Managing a solitary cystic lateral neck mass, specifically differentiating between a simple second branchial cyst and a metastatic cyst poses a challenge. Often the diagnosis only becomes apparent on the final histology. This paper analysed 28 adults that presented to the authors’ department with a presumed branchial cyst over an eight-year period. Patients with risk factors for a head and neck malignancy and/or subsequent malignant cytology were excluded. Following surgical excision, the histology of two patients revealed cancer, one had papillary thyroid cancer and the other a HPV+ squamous cell carcinoma. Statistical analysis showed that a purely cystic mass on imaging was the only significant predictor of a true second branchial cyst. The authors reviewed the literature in this area, and with the help of their data formulated a proposed management algorithm. The core message was to recommend managing a cystic lateral neck lump as an unknown primary if there was evidence of malignant cytology, age over 40, or a suspicious mass (i.e. not purely cystic on imaging). Having recently applied the principles of their algorithm, I did find it useful in risk stratifying a patient with a presumed branchial cyst.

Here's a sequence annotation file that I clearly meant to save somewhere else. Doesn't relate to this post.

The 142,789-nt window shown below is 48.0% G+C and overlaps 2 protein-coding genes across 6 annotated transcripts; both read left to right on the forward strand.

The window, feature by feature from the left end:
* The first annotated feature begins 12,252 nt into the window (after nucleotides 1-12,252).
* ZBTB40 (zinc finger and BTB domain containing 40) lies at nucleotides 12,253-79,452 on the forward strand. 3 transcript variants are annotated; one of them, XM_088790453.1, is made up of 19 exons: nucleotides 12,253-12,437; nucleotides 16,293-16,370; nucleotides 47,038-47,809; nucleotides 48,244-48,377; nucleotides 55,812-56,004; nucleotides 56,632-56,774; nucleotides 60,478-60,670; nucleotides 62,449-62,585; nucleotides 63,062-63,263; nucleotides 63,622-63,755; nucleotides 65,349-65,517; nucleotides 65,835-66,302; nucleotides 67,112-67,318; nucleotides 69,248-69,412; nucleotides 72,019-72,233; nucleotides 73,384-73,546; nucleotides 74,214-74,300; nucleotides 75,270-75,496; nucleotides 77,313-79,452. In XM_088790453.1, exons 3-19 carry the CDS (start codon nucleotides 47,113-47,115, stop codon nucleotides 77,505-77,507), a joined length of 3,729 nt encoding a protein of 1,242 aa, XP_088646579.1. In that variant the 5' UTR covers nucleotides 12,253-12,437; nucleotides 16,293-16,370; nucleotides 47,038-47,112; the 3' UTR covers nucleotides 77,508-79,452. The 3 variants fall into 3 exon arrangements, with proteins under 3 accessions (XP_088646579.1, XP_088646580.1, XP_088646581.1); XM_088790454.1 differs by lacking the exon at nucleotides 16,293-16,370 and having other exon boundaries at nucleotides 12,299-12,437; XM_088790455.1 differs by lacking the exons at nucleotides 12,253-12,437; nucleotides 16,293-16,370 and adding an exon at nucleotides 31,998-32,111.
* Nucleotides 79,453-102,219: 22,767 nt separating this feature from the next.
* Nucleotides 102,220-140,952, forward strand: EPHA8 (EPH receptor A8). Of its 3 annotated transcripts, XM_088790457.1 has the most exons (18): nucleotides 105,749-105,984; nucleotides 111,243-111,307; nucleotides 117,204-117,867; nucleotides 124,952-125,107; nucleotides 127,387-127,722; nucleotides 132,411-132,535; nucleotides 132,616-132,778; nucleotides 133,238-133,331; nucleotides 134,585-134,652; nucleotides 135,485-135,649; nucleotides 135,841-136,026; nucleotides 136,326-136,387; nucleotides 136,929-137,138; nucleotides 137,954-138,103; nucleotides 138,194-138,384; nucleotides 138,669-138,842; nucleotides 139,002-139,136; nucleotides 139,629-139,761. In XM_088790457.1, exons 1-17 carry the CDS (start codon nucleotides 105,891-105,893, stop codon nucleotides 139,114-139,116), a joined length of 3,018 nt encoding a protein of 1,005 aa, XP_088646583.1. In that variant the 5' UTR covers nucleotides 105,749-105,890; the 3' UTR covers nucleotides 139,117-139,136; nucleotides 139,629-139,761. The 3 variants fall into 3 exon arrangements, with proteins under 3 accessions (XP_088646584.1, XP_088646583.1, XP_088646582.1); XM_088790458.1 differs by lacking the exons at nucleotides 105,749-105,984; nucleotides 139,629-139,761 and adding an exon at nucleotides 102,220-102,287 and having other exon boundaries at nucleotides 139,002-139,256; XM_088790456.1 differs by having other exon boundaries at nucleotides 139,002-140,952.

The incidence of malignancy in clinically benign cystic lesions of the lateral neck: our experience and proposed diagnostic algorithm.
Yehuda M, Schechter M, Abu-Ghamnem N, et al.
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Sidhartha Nagala

Royal Hallamshire Hospital, Sheffield, UK.

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